California Workers Accuse Kraft Heinz of Racism, File $30 Million Suit

The Kraft Heinz Foods Company prepared for a legal battle today as three employees brought forth a $30 million lawsuit alleging racial hostility and discrimination took place at the Tulare, California dairy facility operated by Kraft Heinz.

Former employees Alex Horn, Lance Aytman and Keith Hooker said in a statement issued by their lawyer that between 2012 and 2018 the trio faced discrimination that included death threats, consistent use of racial slurs, and vandalism of their personal property.

Upon voicing these complaints to management, the trio were forced out of their jobs with Kraft Heinz allegedly terminating their contracts illegally. They said they "repeatedly" asked management to investigate the incidents, only for the treatment to be subsequently tolerated.

"Kraft Heinz is recognized all over the world as an all-American, family-friendly brand. Unfortunately, for our clients, Kraft Heinz symbolizes virulent racism, harassment, and intolerance given what they experienced at the Tulare plant," Felicia Gilbert, San Francisco managing partner at Sanford Heisler Sharp, the law firm handling the case, said in a statement.

Kraft Heinz Launches "Feed Your Family, Feed
Three former Kraft Heinz Foods Company employees recently filed a lawsuit alleging racial hostility. Here, its mascots Kool-Aid Man, Mr. Peanut and The Ketchups team up in Times Square during the kick-off event for the "Feed Your Family, Feed The World" program, on April 27, 2017 in New York City. Photo by Jason Kempin/Getty Images for Kraft Heinz

Describing the incidents in greater deal, Sanford Heisler Sharp's statement on the case read that white employees were permitted to use the N-word and voice racial stereotypes in conversation. Horn said a note using the N-word was placed on his locker and that swastikas were drawn on the lockers of Black employees. At the situation's peak, notes were placed on Black employees' lockers reading, "Quit or die (N-word)."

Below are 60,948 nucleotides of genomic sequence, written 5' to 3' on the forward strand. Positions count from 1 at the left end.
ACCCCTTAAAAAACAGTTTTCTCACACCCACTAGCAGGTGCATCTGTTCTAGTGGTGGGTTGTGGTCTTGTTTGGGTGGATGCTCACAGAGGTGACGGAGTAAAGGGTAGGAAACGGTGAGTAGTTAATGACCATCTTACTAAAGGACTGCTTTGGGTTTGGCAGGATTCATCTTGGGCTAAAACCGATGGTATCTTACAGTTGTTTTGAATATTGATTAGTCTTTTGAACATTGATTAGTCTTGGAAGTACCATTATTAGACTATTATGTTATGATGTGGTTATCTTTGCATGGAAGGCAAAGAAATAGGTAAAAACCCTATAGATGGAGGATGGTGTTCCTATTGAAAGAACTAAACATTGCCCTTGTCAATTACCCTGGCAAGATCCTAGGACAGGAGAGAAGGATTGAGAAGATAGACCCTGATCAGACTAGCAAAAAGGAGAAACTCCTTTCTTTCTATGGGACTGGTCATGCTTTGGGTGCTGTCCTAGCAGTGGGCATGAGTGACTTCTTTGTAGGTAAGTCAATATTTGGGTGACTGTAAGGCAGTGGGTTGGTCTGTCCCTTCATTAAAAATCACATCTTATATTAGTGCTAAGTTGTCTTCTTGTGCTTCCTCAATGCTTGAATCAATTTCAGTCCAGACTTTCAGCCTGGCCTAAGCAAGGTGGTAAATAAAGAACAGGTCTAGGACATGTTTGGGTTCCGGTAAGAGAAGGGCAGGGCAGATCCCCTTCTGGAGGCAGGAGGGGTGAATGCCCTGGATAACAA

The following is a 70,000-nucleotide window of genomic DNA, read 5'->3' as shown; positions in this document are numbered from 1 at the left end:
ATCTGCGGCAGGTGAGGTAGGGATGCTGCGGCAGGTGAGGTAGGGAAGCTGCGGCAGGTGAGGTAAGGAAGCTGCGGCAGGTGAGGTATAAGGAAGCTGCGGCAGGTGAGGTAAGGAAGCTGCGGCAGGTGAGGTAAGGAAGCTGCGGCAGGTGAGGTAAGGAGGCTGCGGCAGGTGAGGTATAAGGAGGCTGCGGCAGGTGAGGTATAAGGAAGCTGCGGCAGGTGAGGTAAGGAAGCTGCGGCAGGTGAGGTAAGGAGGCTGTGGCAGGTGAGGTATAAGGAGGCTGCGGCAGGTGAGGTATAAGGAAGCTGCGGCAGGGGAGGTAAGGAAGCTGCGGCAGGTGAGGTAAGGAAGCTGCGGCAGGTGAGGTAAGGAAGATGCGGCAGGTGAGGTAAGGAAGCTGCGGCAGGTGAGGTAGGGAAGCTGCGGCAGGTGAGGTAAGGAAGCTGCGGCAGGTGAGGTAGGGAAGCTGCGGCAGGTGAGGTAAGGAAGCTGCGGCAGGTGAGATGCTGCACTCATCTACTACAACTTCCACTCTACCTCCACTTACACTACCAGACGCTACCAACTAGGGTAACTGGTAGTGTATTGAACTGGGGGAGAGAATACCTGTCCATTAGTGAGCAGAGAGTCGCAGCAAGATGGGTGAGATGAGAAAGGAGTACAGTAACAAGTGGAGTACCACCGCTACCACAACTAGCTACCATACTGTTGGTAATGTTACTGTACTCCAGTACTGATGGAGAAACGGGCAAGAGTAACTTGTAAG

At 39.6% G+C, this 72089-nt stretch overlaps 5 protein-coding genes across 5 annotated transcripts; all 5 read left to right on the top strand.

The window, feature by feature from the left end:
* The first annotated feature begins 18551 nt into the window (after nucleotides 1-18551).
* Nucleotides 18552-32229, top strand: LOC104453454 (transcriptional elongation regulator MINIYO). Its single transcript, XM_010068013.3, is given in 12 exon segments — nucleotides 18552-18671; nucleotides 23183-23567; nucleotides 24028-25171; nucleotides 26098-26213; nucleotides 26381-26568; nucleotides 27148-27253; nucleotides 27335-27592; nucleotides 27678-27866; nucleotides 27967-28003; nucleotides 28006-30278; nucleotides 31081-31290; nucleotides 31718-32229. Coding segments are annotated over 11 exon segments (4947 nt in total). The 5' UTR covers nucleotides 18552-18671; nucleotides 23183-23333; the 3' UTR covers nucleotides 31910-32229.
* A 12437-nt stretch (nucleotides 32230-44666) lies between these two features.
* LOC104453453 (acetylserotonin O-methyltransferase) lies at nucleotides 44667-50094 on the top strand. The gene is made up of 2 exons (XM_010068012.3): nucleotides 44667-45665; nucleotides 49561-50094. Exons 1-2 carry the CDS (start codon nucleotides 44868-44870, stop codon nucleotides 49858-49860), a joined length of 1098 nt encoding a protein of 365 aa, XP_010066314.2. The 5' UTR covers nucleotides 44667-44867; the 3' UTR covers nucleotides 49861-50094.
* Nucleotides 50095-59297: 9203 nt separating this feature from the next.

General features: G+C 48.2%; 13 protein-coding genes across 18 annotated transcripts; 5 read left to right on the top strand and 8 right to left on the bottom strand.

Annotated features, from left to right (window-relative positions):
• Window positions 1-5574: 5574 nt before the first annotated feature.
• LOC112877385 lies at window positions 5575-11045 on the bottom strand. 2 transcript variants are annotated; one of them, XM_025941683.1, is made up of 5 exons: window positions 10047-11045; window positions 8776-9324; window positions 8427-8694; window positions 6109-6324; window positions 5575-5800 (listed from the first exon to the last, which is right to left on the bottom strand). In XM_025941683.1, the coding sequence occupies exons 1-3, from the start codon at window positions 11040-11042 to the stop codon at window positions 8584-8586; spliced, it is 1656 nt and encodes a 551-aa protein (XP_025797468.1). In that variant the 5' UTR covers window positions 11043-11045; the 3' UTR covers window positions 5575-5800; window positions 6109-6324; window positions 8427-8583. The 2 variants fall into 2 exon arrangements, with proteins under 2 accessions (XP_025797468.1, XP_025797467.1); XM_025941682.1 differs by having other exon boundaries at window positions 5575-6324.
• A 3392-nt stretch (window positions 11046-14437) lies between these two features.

In addition to the verbal abuse, the trio alleged supervisors passed them over for promotions and raises in favor of less-experienced employees in what they said was retaliation for reporting the abuse. Aytman said even though he was told he "had interviewed better than anyone else" for a position, the hiring panel were instructed not to select him.

The trio confronted management about being passed over for positions and were allegedly told to "keep their heads down or else they could join the unemployment line." This soon allegedly resulted in them receiving less desirable assignments, heightened scrutiny and disciplinary action. Ultimately, the three men said this treatment brought on "severe" mental, emotional and physical distress.

In a statement provided to Newsweek by Stephanie Peterson, head of U.S. communications for Kraft Heinz, she said since these incidents were reported in 2018 there have been no other allegations of racial discrimination or harassment at the Tulare plant.

"Kraft Heinz prides itself on creating diverse and inclusive workplaces, and we have a zero tolerance policy for discrimination or harassment of any kind," she told Newsweek. "Whenever a serious allegation such as this is made, we take immediate and swift action, including conducting a thorough investigation and implementing corrective actions if behaviors contradictory to our values are found. The allegations at the Tulare plant are several years old and as soon as we were made aware, we undertook an extensive investigation, including cooperating with law enforcement, to ensure that any behavior that violated our policies, if uncovered, was put to an end."